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power take off system of engine

power take off system of engine

(OP)
I am new to automobile engineering. Currently I am dealing with engine manufacturing company to procure some engine for our forklifts . To operate the hydraulics of engine, sometimes we use PTO mounted on engine and sometimes we go for PTO mounted on transmission.
As per our forklift specification we need to have 40 hp PTO output to run our auxiliary system. When I emailed our requirement to engine manufacturing company,engineer there replied to me "The engine has limitation in accommodating hydraulic pump in the provision of timing case for PTO. The maximum design power of engine mounted PTO cannot exceed 25 HP"
My first question is
1)what does it mean by "limitation in accommodating hydraulic pump in the provision of timing case for PTO"
2)what engine data I need to calculate PTO hp of engine?
3)Can the engine output hp and engine PTO output hp, be same?
4)What difference it makes if I use engine PTO to drive auxiliary system vs transmission mounted PTO to drive auxiliary system?

Thank you in advance for answering bunch of questions.


RE: power take off system of engine

You don't need to calculate anything; you got an answer from the engine engineer; you can't pull 40HP out of the PTO you asked about. You need to ask a similar question of the transmission manufacturer.

Can you mount two 20HP pumps on two PTO ports on the engine? That's another option, if you can get the engine built that way, and the PTO drive is sturdy enough.

At one former employer, our sales wizards sold an assembly with a clutch coupled to the harmonic damper, and advertised it as capable of 350 HP, because that's what the clutch assembly was rated for, when mounted to the engine bellhousing. Unfortunately, the drive key on the front of the engine crank was only capable of 75HP at 1800rpm, so that's what the accessory adapter should have been rated at. It also made changing the fan belt a super bitch of a job, until I inserted a chain coupling in the assembly.

Basically, you need to get as much documentation as you can about the engine you're using, read it thoroughly, and then get on the phone with the engine engineer who answered you, to explore ways (s)he can help you solve your problem. Follow up with email so you'll have a record, but work together by phone to develop a solution.




Mike Halloran
Pembroke Pines, FL, USA

RE: power take off system of engine

(OP)
Hello Mike,
Thank you very much for answering in both the threads. Well, I understand engine engineers's remark that I can't pull the 40 HP from the PTO. But I want to understand his technical remark ''provision of timing case for PTO''.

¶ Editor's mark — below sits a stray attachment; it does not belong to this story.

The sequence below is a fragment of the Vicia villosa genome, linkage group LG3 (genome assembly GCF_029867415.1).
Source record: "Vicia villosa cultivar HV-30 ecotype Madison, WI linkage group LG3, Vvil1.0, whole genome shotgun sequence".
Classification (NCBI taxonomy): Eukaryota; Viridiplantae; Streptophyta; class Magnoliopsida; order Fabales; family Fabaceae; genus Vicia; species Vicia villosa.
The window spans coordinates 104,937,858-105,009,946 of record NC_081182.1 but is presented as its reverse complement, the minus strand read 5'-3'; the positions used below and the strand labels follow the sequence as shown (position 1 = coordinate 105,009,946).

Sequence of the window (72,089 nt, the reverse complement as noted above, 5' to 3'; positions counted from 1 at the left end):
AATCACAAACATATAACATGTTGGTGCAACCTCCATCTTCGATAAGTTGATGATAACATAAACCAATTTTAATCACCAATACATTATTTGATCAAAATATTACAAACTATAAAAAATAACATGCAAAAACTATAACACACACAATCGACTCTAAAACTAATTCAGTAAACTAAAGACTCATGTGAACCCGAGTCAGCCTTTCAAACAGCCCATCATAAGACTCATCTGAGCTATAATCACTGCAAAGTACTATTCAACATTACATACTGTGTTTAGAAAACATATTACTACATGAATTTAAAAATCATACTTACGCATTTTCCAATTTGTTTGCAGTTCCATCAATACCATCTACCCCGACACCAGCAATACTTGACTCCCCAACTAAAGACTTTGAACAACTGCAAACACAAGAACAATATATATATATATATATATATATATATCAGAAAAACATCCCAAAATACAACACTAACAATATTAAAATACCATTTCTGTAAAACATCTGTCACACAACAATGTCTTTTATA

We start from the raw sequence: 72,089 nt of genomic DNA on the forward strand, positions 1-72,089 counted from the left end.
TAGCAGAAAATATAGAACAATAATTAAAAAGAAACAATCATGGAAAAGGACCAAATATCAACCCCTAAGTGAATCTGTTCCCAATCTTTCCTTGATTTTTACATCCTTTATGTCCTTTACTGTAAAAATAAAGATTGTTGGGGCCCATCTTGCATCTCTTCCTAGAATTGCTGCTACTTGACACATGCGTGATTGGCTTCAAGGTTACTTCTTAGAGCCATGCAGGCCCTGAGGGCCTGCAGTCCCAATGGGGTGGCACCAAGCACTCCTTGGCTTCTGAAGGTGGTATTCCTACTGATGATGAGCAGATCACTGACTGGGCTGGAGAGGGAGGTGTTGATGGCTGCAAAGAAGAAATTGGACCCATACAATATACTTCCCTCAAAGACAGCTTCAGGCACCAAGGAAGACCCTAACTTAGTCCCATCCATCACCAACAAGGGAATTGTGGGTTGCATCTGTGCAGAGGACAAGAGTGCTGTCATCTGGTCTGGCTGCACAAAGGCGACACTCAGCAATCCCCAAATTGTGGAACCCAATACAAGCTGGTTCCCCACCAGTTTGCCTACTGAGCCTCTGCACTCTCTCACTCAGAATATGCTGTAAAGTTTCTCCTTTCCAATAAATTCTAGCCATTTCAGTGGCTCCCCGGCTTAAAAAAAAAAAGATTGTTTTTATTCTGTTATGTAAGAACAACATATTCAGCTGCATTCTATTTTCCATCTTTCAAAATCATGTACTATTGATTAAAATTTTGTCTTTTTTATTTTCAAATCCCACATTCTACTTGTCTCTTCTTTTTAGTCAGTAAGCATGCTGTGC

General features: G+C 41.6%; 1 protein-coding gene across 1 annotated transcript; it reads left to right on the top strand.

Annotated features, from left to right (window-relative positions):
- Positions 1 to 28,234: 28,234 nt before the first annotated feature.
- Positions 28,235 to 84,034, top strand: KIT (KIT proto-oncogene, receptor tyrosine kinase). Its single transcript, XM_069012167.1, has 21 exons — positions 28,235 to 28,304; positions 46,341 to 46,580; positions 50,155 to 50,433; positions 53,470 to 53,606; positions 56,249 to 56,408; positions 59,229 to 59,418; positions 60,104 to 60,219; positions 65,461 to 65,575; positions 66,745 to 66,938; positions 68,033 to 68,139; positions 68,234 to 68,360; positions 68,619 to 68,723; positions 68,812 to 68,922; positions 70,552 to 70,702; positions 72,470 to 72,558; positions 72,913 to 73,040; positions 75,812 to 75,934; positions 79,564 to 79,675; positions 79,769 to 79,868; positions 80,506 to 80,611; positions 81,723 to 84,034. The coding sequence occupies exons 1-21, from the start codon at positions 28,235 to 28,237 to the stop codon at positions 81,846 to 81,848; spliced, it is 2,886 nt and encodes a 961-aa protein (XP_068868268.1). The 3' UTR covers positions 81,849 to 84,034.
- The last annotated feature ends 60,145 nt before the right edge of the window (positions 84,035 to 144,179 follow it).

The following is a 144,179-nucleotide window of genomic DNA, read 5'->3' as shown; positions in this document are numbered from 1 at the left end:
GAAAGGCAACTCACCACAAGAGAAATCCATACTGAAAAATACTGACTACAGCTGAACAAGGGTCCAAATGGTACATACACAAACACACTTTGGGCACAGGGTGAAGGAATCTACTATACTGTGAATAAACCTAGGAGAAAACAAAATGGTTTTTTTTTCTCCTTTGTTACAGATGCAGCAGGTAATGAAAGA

The engine is very compact for small size forklifts, and they offered the solution of front pulley mounted PTO if we want to pull 40 HP, but we are not willing to go for this solution.
In the second question, it was just for the sake of knowledge I would like to know if I have basic engine data. eg. rpm, power, torque. What other data I need to calculate PTO HP.
And I would be really glad if you can tell me something about 3 & 4.

RE: power take off system of engine

3) In general, no, because the primary drive flange at the bellhousing end of the engine is MUCH sturdier than the camshaft drive or the harmonic damper drive.

At the same former employer noted above, a customer wanted a simple belt drive for his hydraulic pump. A different wizard salesman didn't quite understand that, and bought an expensive OEM pump drive that took power off the camshaft gear through a window in the timing cover provided for that purpose. The customer didn't like it because it didn't have a way to declutch the pump, so we got to uninstall the gear drive, and install a third party belt drive that was declutched from the harmonic damper by displacing an idler to loosen the belt with a simple lever. We ate the cost of the gear drive, and the labor to install and remove it.

4) Engine PTO drives are usually always ON, whereas transmission PTO drives commonly have some kind of in/out arrangement that can declutch the driven unit at reasonable speed, and can be re-engaged with the engine stopped. For a forklift, you may not want to declutch the pump, ever, but _somebody_ has to check the life of all the associated bearings and gears that you will be spinning.


Equations and calculator for rpm/torque/HP can be found at:
http://www.wentec.com/unipower/calculators/power_t...
... and a bazillion other pages.

Mike Halloran
Pembroke Pines, FL, USA

RE: power take off system of engine

(OP)
Thank you, Mike, That helps lot.

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